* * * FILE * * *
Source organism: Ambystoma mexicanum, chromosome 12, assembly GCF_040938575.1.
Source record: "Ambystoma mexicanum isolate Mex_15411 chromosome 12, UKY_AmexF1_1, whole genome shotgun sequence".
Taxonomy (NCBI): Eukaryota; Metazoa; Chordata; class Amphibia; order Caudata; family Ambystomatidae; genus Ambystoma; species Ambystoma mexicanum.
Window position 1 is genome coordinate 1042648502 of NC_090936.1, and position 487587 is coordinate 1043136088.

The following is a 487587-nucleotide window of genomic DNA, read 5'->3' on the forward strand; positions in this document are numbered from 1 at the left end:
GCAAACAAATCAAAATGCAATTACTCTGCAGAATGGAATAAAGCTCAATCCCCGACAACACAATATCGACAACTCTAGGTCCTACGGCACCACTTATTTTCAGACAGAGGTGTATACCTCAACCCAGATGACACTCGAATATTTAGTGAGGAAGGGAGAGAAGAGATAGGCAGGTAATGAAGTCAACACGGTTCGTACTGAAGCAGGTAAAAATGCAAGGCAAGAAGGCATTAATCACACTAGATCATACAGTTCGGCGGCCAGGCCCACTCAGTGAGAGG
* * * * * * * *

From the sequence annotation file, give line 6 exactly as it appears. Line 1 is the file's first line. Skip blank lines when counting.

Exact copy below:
GCAAACAAATCAAAATGCAATTACTCTGCAGAATGGAATAAAGCTCAATCCCCGACAACACAATATCGACAACTCTAGGTCCTACGGCACCACTTATTTTCAGACAGAGGTGTATACCTCAACCCAGATGACACTCGAATATTTAGTGAGGAAGGGAGAGAAGAGATAGGCAGGTAATGAAGTCAACACGGTTCGTACTGAAGCAGGTAAAAATGCAAGGCAAGAAGGCATTAATCACACTAGATCATACAGTTCGGCGGCCAGGCCCACTCAGTGAGAGG